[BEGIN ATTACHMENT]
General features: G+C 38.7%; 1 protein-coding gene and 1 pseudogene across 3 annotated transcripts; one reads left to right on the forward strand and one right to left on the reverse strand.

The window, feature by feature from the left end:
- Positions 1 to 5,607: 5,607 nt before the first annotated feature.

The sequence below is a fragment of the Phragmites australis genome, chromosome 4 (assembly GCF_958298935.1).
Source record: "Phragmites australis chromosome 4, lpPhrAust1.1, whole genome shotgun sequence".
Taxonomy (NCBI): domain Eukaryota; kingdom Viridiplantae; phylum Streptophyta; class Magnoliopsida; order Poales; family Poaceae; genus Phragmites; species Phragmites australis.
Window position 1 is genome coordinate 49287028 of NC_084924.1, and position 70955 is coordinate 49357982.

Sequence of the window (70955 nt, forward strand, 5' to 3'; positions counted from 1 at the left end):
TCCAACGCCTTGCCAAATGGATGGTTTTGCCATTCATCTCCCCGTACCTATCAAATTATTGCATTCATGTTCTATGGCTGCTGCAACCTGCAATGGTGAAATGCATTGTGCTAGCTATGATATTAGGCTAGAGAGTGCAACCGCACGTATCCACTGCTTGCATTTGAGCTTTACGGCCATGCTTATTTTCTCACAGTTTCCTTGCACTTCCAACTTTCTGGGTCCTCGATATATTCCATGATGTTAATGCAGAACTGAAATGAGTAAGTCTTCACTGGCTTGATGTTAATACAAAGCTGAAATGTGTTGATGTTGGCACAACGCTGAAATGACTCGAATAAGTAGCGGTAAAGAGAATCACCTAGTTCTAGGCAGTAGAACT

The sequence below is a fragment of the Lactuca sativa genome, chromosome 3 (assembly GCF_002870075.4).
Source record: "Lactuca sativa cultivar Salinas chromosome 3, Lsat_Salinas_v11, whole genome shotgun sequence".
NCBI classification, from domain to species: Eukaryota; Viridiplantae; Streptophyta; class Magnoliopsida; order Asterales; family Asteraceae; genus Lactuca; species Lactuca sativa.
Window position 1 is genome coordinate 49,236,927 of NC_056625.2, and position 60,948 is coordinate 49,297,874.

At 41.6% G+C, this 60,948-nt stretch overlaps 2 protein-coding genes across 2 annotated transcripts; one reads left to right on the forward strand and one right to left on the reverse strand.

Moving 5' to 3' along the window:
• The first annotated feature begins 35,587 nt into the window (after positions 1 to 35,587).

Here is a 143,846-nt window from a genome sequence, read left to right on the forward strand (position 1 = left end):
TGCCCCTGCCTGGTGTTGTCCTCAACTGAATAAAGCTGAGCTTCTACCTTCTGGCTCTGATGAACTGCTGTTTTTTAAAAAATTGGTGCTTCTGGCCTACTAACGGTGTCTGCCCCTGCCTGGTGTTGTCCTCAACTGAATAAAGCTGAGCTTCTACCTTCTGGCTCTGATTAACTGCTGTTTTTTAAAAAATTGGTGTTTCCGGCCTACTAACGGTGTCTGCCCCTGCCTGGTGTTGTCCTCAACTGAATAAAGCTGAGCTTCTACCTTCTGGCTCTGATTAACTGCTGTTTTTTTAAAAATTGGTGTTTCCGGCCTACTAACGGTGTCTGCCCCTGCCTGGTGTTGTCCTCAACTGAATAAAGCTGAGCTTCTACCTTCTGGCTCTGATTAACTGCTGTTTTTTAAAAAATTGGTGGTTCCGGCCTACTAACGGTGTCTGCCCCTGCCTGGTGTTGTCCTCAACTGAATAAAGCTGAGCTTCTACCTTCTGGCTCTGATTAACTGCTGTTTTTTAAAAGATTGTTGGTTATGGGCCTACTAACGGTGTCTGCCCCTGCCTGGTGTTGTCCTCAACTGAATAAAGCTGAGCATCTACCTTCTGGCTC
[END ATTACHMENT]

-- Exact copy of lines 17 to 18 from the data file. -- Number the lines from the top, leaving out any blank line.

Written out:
Here is a 143,846-nt window from a genome sequence, read left to right on the forward strand (position 1 = left end):
TGCCCCTGCCTGGTGTTGTCCTCAACTGAATAAAGCTGAGCTTCTACCTTCTGGCTCTGATGAACTGCTGTTTTTTAAAAAATTGGTGCTTCTGGCCTACTAACGGTGTCTGCCCCTGCCTGGTGTTGTCCTCAACTGAATAAAGCTGAGCTTCTACCTTCTGGCTCTGATTAACTGCTGTTTTTTAAAAAATTGGTGTTTCCGGCCTACTAACGGTGTCTGCCCCTGCCTGGTGTTGTCCTCAACTGAATAAAGCTGAGCTTCTACCTTCTGGCTCTGATTAACTGCTGTTTTTTTAAAAATTGGTGTTTCCGGCCTACTAACGGTGTCTGCCCCTGCCTGGTGTTGTCCTCAACTGAATAAAGCTGAGCTTCTACCTTCTGGCTCTGATTAACTGCTGTTTTTTAAAAAATTGGTGGTTCCGGCCTACTAACGGTGTCTGCCCCTGCCTGGTGTTGTCCTCAACTGAATAAAGCTGAGCTTCTACCTTCTGGCTCTGATTAACTGCTGTTTTTTAAAAGATTGTTGGTTATGGGCCTACTAACGGTGTCTGCCCCTGCCTGGTGTTGTCCTCAACTGAATAAAGCTGAGCATCTACCTTCTGGCTC